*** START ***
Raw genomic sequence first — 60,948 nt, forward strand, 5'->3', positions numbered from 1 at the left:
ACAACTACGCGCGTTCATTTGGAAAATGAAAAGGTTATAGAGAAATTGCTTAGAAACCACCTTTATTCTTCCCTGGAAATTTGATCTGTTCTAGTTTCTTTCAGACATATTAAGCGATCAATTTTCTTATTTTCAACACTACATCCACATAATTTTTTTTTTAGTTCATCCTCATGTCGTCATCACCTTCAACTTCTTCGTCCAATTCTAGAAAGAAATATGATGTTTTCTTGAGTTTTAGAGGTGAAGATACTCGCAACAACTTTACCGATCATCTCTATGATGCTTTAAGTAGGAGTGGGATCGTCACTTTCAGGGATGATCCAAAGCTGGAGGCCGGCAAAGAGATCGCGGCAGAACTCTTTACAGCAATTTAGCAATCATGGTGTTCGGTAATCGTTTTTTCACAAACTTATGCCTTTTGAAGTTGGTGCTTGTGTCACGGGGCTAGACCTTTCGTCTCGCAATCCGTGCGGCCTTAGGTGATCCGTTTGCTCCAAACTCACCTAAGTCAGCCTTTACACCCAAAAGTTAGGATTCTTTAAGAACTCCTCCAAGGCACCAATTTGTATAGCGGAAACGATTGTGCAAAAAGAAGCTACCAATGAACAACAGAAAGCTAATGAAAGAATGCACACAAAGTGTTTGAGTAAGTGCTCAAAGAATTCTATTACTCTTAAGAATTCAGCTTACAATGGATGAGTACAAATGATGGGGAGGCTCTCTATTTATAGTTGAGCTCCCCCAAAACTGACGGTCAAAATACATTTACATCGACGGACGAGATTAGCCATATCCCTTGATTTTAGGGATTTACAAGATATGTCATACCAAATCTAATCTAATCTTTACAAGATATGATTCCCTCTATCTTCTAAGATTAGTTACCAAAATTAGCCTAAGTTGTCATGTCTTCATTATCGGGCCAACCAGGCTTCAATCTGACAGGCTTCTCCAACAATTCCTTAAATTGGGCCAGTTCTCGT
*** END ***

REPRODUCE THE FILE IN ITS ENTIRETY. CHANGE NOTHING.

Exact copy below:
Raw genomic sequence first — 60,948 nt, forward strand, 5'->3', positions numbered from 1 at the left:
ACAACTACGCGCGTTCATTTGGAAAATGAAAAGGTTATAGAGAAATTGCTTAGAAACCACCTTTATTCTTCCCTGGAAATTTGATCTGTTCTAGTTTCTTTCAGACATATTAAGCGATCAATTTTCTTATTTTCAACACTACATCCACATAATTTTTTTTTTAGTTCATCCTCATGTCGTCATCACCTTCAACTTCTTCGTCCAATTCTAGAAAGAAATATGATGTTTTCTTGAGTTTTAGAGGTGAAGATACTCGCAACAACTTTACCGATCATCTCTATGATGCTTTAAGTAGGAGTGGGATCGTCACTTTCAGGGATGATCCAAAGCTGGAGGCCGGCAAAGAGATCGCGGCAGAACTCTTTACAGCAATTTAGCAATCATGGTGTTCGGTAATCGTTTTTTCACAAACTTATGCCTTTTGAAGTTGGTGCTTGTGTCACGGGGCTAGACCTTTCGTCTCGCAATCCGTGCGGCCTTAGGTGATCCGTTTGCTCCAAACTCACCTAAGTCAGCCTTTACACCCAAAAGTTAGGATTCTTTAAGAACTCCTCCAAGGCACCAATTTGTATAGCGGAAACGATTGTGCAAAAAGAAGCTACCAATGAACAACAGAAAGCTAATGAAAGAATGCACACAAAGTGTTTGAGTAAGTGCTCAAAGAATTCTATTACTCTTAAGAATTCAGCTTACAATGGATGAGTACAAATGATGGGGAGGCTCTCTATTTATAGTTGAGCTCCCCCAAAACTGACGGTCAAAATACATTTACATCGACGGACGAGATTAGCCATATCCCTTGATTTTAGGGATTTACAAGATATGTCATACCAAATCTAATCTAATCTTTACAAGATATGATTCCCTCTATCTTCTAAGATTAGTTACCAAAATTAGCCTAAGTTGTCATGTCTTCATTATCGGGCCAACCAGGCTTCAATCTGACAGGCTTCTCCAACAATTCCTTAAATTGGGCCAGTTCTCGT